Those of us who have experienced the birth of our children know, the learning curve as a new father is steep. And it’s not just the baby you have to think about.
The first months home with our new baby were often an unhealthy mix of self-doubt, sleep deprivation, and frustration, with a pinch of occasional moments of joy.
Naturally, I too felt the change in my life. While some new moms thrive in their new role, one can’t argue that it’s so much harder for them to escape the “new reality” even for a short period of time.
Old cliché says that “babies don’t come with instruction manuals”, which is true. Neither does the new mommy! Can I please have one of each!?
New moms often times are not the same as they were before the baby. When I think about it, it’s no surprise why.
She feels exhausted. Most women go into motherhood believing they can do it all. They can’t. At least not with the lack of sleep they’re experiencing.
She feels overwhelmed. There is so much advice for new parents and it’s coming from everyone – her own parents, the in-laws, the girl-friends that already have kids, the online forums, and Facebook groups. It’s easy to feel this advice is a testament to the things she may be doing “wrong”.
She feels scared. Becoming a first-time mom (or a dad) is scary. You’re a complete rookie. Things don’t always go as you expect and you’re not really sure you have what it takes to come through.
She feels ugly. On one hand she may feel proud to have delivered another person into this world. However, most women are overly critical of their body. I know it looks saggy and some parts of her body are leaking, but this too shall pass. And the drool (and pee and poo) on her isn’t permanent either.
Another old cliché says: “Happy wife, happy life”. This has never been truer than now, being fairly new parents. Even though it doesn’t rhyme, I would also add to that “Happy mommy, happier baby”.
Tips for new dads on how to baby-proof their relationship:
Get excited about the baby
I know that most dads love their drooling bundle of joy, but for some reason, new moms need a constant reminder of that. So when you feel overwhelmed with positive emotions, say it out loud. Ask to hold the little one when you feel like it. Nothing instills more confidence in your spouse than seeing you embrace being a dad.
Don’t focus on just the baby
When everyone’s so excited about the newest addition to the family, the mommy may get lost in the shuffle. Ask and listen to her feelings, respect them and don’t minimize her emotions.
Give her reassurance
Make sure she knows that you are in it together, and you will be by her side no matter what. And then follow through with your actions. Help her build her confidence in the new role.
Confirm her she’s doing great
Be her cheerleader and tell her she is doing great and she is a wonderful mom.
Shower her and the baby with compliments. She needs to hear these things from you right now.
Learn the basics of baby-rearing
Learn to feed and burp the baby, know how to change diapers, bathe, hold and comfort your crying baby. Not only will you build your own confidence, you will also show her that she can count on you when the occasion comes.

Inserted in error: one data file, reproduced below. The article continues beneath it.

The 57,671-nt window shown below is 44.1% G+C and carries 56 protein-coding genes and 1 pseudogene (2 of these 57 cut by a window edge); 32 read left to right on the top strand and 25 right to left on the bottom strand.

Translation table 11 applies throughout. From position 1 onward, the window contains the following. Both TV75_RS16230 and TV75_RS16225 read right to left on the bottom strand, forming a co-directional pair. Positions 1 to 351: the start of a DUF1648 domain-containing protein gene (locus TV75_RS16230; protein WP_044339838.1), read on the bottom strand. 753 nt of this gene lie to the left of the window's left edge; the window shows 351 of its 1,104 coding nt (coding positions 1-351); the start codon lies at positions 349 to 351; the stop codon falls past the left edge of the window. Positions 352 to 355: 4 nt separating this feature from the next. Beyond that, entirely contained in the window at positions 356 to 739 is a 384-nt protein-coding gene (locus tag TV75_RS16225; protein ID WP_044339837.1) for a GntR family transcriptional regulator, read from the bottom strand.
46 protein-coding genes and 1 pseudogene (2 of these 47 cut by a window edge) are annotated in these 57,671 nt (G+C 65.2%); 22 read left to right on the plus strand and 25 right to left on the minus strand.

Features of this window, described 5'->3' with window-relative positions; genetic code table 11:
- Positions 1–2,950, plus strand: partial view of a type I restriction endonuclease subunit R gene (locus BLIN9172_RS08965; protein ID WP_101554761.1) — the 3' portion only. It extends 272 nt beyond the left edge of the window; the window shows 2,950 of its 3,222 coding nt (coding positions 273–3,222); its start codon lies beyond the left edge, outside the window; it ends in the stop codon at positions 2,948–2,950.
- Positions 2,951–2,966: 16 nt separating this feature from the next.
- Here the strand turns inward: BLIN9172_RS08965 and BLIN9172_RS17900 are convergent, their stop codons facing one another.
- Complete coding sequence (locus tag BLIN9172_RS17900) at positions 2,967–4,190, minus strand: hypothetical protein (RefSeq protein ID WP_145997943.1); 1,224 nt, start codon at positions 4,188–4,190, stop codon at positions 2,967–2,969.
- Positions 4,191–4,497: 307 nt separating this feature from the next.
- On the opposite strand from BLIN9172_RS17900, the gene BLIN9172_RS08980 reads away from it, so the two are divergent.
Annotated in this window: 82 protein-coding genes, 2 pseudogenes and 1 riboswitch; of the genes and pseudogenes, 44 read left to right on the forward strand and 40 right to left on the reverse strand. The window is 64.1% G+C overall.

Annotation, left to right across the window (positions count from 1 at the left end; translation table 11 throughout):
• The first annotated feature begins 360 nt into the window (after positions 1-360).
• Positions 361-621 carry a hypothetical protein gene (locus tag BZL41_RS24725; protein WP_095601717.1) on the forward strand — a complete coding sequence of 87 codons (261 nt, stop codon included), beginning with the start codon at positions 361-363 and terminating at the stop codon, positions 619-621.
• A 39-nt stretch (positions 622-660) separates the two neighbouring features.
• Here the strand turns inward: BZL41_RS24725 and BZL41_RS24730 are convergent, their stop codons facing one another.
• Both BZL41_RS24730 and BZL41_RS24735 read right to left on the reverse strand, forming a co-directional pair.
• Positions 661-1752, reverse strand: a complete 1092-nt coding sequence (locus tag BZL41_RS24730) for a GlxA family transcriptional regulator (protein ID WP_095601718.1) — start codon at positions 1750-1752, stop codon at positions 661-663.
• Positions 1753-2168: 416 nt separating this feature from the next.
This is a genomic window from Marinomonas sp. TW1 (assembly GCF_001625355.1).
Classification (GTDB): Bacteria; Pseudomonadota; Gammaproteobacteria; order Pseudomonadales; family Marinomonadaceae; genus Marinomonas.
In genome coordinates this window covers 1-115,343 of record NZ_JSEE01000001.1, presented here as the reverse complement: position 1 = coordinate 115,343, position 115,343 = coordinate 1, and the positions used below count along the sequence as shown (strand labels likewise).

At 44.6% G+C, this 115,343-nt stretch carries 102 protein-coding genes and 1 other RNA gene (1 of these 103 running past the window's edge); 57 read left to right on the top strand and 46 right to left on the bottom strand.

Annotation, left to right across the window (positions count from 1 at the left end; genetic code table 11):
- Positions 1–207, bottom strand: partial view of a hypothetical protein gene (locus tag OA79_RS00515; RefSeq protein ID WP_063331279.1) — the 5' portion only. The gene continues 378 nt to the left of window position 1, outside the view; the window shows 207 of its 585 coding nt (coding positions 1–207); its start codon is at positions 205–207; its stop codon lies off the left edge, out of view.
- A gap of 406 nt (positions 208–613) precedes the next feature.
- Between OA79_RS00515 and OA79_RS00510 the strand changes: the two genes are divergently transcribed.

Offer help. Often.
Some new moms need to be asked what she needs. Make sure she knows that you mean what you say when offering help.
Give her enough rest
Some new moms need permission to rest. The Supermom Complex leads to fast burnout.
When the baby’s sleeping, encourage her to do the same and pitch in with chores as much as possible. Stress can be very harmful to both mother and baby.
Give her a break
Give her a chance to step away for a while – to have a hot shower or to walk around the neighborhood.
Offer to do a night shift. Have her sleep through the full night. Change the diapers and bottle-feed the baby or deliver the baby into her arms for nursing. This will go a long way, believe me!
Get her out of the house. Try to send her out with her girl-friends for a few hours. She’ll appreciate it.
Don’t complain about how tough your day was
I’ve been guilty of this one myself. Doesn’t matter how tough your day was, chances are, she can trump you. Even if she can’t, don’t make it a whining competition.
Don’t say you’re babysitting
Don’t leave an impression that by helping her out you’re doing her a favor. It’s called parenting! You’re a parent too. Even if you technically are babysitting, don’t call it like that. Take more responsibility by being “on call” or on “Daddy Duty”. Words will become your attitudes!
Granted, not all the moms are the same and some of these points are so common sense that it hurts. However, you can’t really go wrong with taking better care of new moms. Additionally, the children who are raised in homes where they feel safe, approach the world in a more positive manner.
I know (firsthand), that being a new dad is not a walk in the park either, and I’m not advocating for dads trying to be Super-dads and burn out themselves. It takes a great guy to step up during those first few months. So, dad up and recognize others who do the same!
Photo: Flickr/Jens Bergander
This post originally appeared on Tanel’s blog, www.brandnewfather.com.